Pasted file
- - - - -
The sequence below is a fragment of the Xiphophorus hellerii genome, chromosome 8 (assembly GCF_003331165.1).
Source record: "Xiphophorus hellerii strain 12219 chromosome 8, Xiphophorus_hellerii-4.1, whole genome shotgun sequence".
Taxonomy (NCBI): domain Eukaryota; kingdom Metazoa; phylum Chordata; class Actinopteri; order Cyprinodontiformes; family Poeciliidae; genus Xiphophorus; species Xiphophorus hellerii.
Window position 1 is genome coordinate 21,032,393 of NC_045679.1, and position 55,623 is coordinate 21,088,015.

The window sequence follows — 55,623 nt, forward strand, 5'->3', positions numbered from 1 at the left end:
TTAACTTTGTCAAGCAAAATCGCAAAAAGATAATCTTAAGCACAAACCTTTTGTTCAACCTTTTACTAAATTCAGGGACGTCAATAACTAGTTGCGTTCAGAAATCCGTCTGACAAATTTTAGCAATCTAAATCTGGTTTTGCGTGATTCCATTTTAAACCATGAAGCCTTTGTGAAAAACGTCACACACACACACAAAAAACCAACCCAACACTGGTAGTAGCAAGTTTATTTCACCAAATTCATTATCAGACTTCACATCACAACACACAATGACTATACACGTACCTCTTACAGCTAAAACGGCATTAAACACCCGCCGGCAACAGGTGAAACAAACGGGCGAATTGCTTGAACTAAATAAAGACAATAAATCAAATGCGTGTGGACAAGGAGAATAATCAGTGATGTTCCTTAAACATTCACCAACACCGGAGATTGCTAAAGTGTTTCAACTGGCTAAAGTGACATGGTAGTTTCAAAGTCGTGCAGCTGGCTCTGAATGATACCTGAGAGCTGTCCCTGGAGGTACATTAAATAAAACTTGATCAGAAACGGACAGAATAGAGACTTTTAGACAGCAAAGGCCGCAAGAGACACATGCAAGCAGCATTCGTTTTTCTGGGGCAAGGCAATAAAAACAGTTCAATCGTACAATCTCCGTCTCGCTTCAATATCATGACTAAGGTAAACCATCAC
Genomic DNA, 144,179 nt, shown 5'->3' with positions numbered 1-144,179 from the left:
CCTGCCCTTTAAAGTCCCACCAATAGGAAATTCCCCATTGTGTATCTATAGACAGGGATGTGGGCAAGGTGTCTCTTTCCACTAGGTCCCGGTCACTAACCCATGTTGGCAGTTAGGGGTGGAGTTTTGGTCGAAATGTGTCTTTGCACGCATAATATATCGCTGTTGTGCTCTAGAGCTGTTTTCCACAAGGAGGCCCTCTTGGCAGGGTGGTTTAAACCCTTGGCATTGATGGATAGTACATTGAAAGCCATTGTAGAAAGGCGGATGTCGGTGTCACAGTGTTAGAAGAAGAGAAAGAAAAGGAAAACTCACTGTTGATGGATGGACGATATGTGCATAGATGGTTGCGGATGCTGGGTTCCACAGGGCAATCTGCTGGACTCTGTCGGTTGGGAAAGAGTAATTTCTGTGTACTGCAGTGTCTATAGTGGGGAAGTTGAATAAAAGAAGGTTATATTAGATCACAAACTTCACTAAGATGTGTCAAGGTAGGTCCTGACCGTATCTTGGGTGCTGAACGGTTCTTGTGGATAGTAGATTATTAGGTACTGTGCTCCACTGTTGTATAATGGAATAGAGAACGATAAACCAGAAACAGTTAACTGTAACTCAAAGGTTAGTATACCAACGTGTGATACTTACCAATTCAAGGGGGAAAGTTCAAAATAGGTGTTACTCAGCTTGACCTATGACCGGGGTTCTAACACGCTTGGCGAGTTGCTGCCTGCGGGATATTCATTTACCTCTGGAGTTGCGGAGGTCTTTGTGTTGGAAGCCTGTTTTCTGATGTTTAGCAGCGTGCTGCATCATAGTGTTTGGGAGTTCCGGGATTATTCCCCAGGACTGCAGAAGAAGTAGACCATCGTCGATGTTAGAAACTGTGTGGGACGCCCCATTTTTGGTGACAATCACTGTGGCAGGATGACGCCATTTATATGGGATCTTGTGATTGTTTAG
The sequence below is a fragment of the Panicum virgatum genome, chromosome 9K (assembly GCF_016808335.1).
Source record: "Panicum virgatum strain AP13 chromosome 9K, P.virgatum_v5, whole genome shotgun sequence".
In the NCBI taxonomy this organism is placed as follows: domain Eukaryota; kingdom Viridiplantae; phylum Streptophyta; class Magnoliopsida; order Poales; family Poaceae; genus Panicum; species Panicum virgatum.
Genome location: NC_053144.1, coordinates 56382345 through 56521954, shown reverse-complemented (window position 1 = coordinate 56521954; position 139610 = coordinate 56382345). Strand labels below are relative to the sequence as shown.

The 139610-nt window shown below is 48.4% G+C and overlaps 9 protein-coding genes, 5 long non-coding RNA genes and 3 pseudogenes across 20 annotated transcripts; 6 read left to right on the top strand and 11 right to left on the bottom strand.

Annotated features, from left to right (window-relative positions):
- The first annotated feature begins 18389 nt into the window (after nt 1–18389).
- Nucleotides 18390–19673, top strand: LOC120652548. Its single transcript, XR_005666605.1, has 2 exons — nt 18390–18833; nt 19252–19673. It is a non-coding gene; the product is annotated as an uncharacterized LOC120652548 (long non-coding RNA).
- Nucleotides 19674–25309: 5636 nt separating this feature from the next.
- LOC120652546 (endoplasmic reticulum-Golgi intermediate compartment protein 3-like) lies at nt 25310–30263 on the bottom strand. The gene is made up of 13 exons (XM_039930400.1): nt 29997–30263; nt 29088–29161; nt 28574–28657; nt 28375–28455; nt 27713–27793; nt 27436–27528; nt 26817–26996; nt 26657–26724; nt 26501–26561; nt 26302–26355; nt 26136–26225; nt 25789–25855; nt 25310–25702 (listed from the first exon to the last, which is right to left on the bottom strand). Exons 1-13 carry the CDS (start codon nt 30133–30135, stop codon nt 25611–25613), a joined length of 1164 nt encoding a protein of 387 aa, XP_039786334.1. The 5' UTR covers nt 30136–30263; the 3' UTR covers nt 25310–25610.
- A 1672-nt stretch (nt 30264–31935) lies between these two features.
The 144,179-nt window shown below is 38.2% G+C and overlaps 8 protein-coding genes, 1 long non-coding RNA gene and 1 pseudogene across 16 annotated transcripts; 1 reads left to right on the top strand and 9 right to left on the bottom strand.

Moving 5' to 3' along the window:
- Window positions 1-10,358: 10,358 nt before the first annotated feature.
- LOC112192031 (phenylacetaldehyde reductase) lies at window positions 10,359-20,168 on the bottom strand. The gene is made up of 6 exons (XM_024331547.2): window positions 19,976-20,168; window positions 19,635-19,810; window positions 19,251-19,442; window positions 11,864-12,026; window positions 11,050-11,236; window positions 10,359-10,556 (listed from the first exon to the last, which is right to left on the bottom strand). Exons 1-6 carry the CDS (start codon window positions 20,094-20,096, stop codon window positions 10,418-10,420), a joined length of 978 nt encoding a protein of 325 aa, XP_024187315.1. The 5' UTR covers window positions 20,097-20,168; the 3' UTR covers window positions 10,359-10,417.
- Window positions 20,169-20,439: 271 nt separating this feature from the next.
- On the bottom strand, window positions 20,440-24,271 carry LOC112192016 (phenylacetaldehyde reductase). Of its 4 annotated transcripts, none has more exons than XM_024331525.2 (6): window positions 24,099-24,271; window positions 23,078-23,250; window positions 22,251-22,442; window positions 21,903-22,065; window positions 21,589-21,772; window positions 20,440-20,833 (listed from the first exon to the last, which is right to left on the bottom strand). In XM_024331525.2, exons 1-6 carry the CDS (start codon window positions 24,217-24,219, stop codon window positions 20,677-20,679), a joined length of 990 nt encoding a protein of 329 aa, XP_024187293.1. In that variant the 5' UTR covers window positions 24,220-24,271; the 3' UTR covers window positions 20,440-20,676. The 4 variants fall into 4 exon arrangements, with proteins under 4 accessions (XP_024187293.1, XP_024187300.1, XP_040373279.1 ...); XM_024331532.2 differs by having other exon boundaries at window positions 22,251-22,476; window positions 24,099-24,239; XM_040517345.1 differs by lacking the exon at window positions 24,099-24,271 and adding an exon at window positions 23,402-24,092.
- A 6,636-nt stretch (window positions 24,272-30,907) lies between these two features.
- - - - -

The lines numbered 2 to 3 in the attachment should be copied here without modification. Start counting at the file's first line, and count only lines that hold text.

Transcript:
Source record: "Xiphophorus hellerii strain 12219 chromosome 8, Xiphophorus_hellerii-4.1, whole genome shotgun sequence".
Taxonomy (NCBI): domain Eukaryota; kingdom Metazoa; phylum Chordata; class Actinopteri; order Cyprinodontiformes; family Poeciliidae; genus Xiphophorus; species Xiphophorus hellerii.